By Joel Warner
By Michael Roberts
By Alan Prendergast
By Michael Roberts
By Michael Roberts
By Amber Taufen
By Patricia Calhoun
By William Breathes
Their amazing quarterback stands 5' 11" and weighs 185 -- which makes him three inches taller and ten pounds heavier than their top running back. They call older men "sir," get straight A's in calculus and would no sooner cheap-shot an opponent than fly a Mig for Iraq.
In the hog-eat-hog, win-at-any-cost world of big-time college football, such stuff doesn't ordinarily add up to much. But the 18th-ranked Air Force Falcons are no ordinary bunch of ballplayers, and their performance this season -- a 6-0 start that includes wins over highly touted Utah, the Big 10's Northwestern and the Pac 10's University of California -- comes as only a mild surprise on the academy's dramatic campus at the north edge of Colorado Springs. Pre-season pundits picked Air Force to finish sixth (or worse) in the eight-team Mountain West Conference. But the pickers may have forgotten to factor in the resolve of players who, after graduation, could be fighting a war instead of looking for jobs, and the cleverness of a head coach who has had just two losing seasons in eighteen years -- despite facing bigger, stronger teams almost every Saturday.
"We have a very, very dull football program," coach Fisher DeBerry says, his tongue stuck firmly in his cheek. "We just operate from one game to the next and never really get excited about anything.... Not much changes on a week-to-week basis, I can assure you." That is vintage DeBerry -- the sound and sense of his home town, Spartanburg, South Carolina, transplanted to the Front Range of the Rockies. DeBerry's nineteen-year tenure at Air Force is longer than that of any other college coach except for Joe Paterno at Penn State (37 years) and Bobby Bowden at Florida State (27 years), and in that time, he's developed some unshakable principles: Play hard every moment; put no stock in national rankings or TV coverage and never discuss them with players; don't think about bowl games until the end of the year; stay focused on beating Army, beating Navy and winning conference championships. "Very dull," the 64-year-old winner of 148 Air Force games says.
Sure. Dull. Just like the supersonic jet flyovers that precede Falcon games. Air Force beat Northwestern 52-3 in their opener and destroyed Navy 48-7 last week, but in the three preceding weeks, the Falcons -- some intimates call 'em the Zoomies -- pulled successive games out of the fire with cardiac-arrest finishes. On September 7, they beat New Mexico 38-31 in overtime, then took out then 23rd-ranked Cal 23-21 with a 13-point rally in the fourth quarter. On September 28, they cooked up a 24-point second-half blitz to slip past Utah 30-26 with seconds remaining.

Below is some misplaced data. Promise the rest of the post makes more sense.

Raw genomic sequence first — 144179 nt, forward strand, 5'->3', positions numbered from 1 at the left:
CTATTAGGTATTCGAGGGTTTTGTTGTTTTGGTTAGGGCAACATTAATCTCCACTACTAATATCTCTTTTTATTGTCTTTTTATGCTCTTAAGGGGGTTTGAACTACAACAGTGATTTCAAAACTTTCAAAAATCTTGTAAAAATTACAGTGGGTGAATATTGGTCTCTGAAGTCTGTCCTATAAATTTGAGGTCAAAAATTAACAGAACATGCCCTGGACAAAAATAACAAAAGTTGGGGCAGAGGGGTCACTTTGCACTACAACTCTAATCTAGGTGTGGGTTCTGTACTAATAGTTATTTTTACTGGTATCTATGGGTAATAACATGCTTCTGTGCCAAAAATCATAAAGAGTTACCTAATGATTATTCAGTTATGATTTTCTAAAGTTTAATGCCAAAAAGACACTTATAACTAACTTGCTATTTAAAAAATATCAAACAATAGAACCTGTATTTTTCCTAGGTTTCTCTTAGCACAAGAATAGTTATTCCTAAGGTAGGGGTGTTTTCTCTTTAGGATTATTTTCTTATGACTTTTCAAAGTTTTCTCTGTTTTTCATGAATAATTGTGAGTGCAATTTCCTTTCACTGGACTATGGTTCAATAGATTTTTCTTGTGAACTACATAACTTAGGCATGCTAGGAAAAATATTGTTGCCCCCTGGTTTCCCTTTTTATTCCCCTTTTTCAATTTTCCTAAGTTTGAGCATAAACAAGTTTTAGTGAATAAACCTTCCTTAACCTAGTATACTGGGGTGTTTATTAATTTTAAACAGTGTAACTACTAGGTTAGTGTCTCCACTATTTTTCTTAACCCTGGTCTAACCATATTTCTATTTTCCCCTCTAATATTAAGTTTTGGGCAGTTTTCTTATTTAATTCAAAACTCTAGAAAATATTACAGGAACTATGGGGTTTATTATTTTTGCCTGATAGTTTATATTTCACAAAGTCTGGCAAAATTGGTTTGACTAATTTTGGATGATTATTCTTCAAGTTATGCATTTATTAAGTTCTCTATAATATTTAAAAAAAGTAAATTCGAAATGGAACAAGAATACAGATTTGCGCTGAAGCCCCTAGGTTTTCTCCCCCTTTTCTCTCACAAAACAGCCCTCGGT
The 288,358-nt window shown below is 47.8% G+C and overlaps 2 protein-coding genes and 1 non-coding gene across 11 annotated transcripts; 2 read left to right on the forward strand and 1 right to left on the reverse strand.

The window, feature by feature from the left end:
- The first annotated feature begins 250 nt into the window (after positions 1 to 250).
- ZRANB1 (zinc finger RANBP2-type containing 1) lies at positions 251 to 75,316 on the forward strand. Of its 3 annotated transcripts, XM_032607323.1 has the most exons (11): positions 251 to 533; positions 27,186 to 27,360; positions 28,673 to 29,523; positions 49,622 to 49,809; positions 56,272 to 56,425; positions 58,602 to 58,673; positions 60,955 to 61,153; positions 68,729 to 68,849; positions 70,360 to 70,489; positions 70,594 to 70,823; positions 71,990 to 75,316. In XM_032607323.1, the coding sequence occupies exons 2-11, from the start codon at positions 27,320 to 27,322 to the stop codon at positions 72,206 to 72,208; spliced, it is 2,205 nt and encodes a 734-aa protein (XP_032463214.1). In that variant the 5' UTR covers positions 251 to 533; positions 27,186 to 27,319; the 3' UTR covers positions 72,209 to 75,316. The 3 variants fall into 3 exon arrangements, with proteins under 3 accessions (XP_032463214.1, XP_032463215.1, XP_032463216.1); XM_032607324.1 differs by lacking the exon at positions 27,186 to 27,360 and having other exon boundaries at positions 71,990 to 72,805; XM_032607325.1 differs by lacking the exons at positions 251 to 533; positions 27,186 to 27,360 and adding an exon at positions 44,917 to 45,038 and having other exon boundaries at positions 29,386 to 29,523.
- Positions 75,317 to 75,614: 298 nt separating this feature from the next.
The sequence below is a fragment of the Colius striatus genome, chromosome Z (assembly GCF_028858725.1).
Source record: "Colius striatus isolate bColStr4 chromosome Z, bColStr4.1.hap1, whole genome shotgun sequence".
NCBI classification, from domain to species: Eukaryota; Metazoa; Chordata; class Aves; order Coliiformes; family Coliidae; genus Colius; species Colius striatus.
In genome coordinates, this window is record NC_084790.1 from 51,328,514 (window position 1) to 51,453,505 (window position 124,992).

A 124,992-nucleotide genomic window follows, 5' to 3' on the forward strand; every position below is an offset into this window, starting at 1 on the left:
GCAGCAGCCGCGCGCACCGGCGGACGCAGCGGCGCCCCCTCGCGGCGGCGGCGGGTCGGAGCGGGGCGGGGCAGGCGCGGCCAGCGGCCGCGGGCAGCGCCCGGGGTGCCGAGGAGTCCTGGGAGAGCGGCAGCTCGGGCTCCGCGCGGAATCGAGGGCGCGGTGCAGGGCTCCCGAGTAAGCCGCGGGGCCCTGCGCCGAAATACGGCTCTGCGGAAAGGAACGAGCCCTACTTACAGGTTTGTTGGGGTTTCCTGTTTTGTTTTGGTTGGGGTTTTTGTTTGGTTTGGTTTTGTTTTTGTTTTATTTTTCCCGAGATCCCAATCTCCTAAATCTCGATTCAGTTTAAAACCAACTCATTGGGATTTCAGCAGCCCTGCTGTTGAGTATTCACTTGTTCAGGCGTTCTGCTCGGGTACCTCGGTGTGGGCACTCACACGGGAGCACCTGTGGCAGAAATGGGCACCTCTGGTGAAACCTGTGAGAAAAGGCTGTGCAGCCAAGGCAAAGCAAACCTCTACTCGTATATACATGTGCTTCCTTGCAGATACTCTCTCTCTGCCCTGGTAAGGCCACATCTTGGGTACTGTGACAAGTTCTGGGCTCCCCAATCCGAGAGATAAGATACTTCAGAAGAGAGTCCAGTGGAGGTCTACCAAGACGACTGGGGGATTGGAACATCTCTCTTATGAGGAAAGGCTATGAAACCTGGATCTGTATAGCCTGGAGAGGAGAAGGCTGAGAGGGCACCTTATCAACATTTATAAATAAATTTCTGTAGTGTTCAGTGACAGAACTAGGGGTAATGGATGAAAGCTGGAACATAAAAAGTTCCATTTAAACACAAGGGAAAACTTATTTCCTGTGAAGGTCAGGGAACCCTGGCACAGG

Still, DeBerry delights in dispensing his no-frills, anti-glitz party line, while smiling all the way to the next presentation of the Commander-in-Chief's Trophy. He recoils -- for the moment -- from the suggestion that his quarterback might be HeismanTrophy material. He dismisses any suggestion that the team might move up to a prestigious BCS bowl game this year. And before Saturday's pivotal night game against Brigham Young, broadcast nationally on ESPN2, the bluff coach was asked if Air Force might gain new, wider respect from the exposure: "If I lived on the East Coast," he said, "I'd be in bed at 10 o'clock, not watching a football game."
At the same time, he acknowledges, his players merit the coverage, and he admits that he's proud of being in the spotlight for a moment. Quoth the fox: "Over the years, we've done pretty well on TV."
The Falcons' 52-9 demolition of conference champ BYU was sweet payback for the team, especially because BYU's 63-33 win last year in Provo set the stage for AFA's late-season swoon.
"Last year's game was grit in the craw," DeBerry said earlier. "It was an embarrassment." Of Saturday's result, he said: "We'd been waiting 365 days for this game, I can assure you of that."
Win or lose, the name of the game at Air Force is always "wingbone," a complex, multiple-option running attack that a small, quick -- and very smart -- college team can set loose on defenses that rarely see it and have a bear of a time preparing for it. The Air Force way since 1980, the 'bone depends on ball control, quick keep-it-or-pitch-it decisions and constant discipline (another academy specialty), but it only rarely strikes through the air -- a nice little irony for a team whose mascot is a Falcon and many of whose members later find themselves in the cockpits of F-16 fighter jets. But things have changed some this year. Going into the BYU game, quarterback Chance Harridge was the team's leading rusher, with 511 yards (and added 104 yards to the tally, along with four TDs for the second straight week), but he'd also completed 23 of his 47 passes for 304 yards and four touchdowns -- including a twenty-yard connection to Tom Clark with seventeen seconds left on the clock that capped Air Force's thriller win at Utah.
To be sure, Harridge and his compatriot in the backfield, speedster Leotis Palmer, are prototype Air Force players -- undersized, intelligent, devoted and devoid of illusions. They will never play in the NFL, and they know it. For his part, Harridge organized the team's seven-on-seven off-season passing drills himself, then gave up his summer vacation -- the Zoomies call it "leave" -- to remain at the academy preparing for the 2002 season. A backup last year, he prevailed over four other starting quarterback candidates and has proved such a leader that DeBerry, wholly unsurprised at the quality of the junior QB's play, calls him "an extended coach out there on the field."